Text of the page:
Last night I watched a Sam Raimi film called Drag Me to Hell. A loan officer refuses to help a woman keep her home and is then cursed by the woman.  Watching this movie I started to think of curses and how heavy superstition can weigh in some Hispanic families.  The stories all involved jealousies, el mal ojo.  Something as benign as a two second long desire for what someone else had was enough to cause turmoil, unless you humbled yourself to the fact that you are jealous and touch the head of the envied one or article of clothing and voice that you don't want to give them the evil eye. I have grown up hearing stories of people who have been cursed and those that have the power to throw a curse and the ones who can remove the curse. These stories have never been filled with the supernatural but take on a more insidious and practical nature.

One I remember hearing quite well because I was sitting in a living room as the adults drank coffee and spoke about Mr Trujillo's nephew. He lost a job and a wife because he lost his leg in a car accident. This misfortune was the result of having had too much. He had a great job, brand new car and married a woman who was so beautiful that many men wished to possess her. It occurred to me rather quickly she wasn't worth having, beautiful or not, if she ran out on her man when he needed her the most. I then thought he was lucky to be alive.  But I also remember being so afraid of cursing or being cursed that I was willing to spin any story in such a way that curses were not involved.

Then there was another story about breaking a curse.  Stories about breaking curses were easier to hear. A doll had to be taken from Texas to a  curandero in New Mexico. The trip took several days because the man's truck continued to break down over and over. He then rented a car and the same thing happened but he eventually hitched rides the last few miles and arrived at the curandero's house. The doll was used in a ritual to remove the curse and then burned. When I heard that story as a child I imagined a valuable and ancient doll that had its own very interesting story and one I wanted to know more about. How sad it was burned and only described as an old doll by this friend of my Grandparents. I wanted to ask more questions but clearly that was not the point of the story. I didn't want to focus on the idea that an old doll could be cursed. After all,  I had a few old dolls I picked up at garage sales with my Grandmother.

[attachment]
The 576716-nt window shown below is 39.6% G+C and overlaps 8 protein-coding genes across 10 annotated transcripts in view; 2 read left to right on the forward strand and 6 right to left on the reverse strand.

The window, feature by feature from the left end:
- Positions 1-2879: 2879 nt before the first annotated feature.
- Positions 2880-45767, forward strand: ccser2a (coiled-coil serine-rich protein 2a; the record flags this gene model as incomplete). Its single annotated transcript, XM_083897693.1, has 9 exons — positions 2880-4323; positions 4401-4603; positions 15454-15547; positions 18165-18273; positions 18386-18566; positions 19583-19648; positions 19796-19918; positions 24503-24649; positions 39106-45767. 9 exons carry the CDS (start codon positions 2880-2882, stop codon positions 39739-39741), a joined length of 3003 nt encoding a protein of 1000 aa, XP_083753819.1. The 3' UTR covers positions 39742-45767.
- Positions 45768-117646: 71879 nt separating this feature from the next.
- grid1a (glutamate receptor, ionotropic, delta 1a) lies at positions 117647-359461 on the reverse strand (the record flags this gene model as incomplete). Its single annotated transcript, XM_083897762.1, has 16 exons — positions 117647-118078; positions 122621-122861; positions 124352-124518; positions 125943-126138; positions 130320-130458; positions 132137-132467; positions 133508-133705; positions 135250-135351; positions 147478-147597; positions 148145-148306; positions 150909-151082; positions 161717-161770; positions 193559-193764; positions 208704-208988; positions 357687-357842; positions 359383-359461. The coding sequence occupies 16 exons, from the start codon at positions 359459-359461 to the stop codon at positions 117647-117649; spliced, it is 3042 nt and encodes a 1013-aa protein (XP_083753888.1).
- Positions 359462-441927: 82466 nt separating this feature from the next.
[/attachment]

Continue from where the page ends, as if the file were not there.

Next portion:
I was told that jealousy is a powerful emotion that can create problems for the envious and the envied. It was best to not show off or say too much to even family members and to appreciate the things one had in their lives. At some point in childhood I reasoned that a person could not take only one single  aspect of another person's life to envy. That  would be out of context somehow and not logical. I decided that to envy a person one had to envy all that person was and everything they had and the way they lived. That meant everything about them and around them good or bad. So as a result to envy seemed like cursing myself every time.  I never wanted everything a person had in their life. There was still the problem of being envied. I found that not being able to show off or share great news every now and then made me feel not so happy. My solution was just to issue a verbal disclaimer: "Well you know, finally something cool is happening to me...after {insert number of years of shitty luck here} years" and that was enough to satisfy my superstitious thoughts.  I do not wear ojo de venado or a nazar.

The evil eye takes one form or another in many cultures but I do wonder if it would do less damage to have a more healthy view of jealousy.  To live superstitiously is such a burden. Wouldn't it be better to view jealousy in a more controlled way? Not one that involved curses. The Apache believed that jealousy was normal and an accepted emotion that should be expressed.  Not all tribes shared this view.  This meant if a spouse was caught with a lover it was perfectly natural and understood when both were killed.


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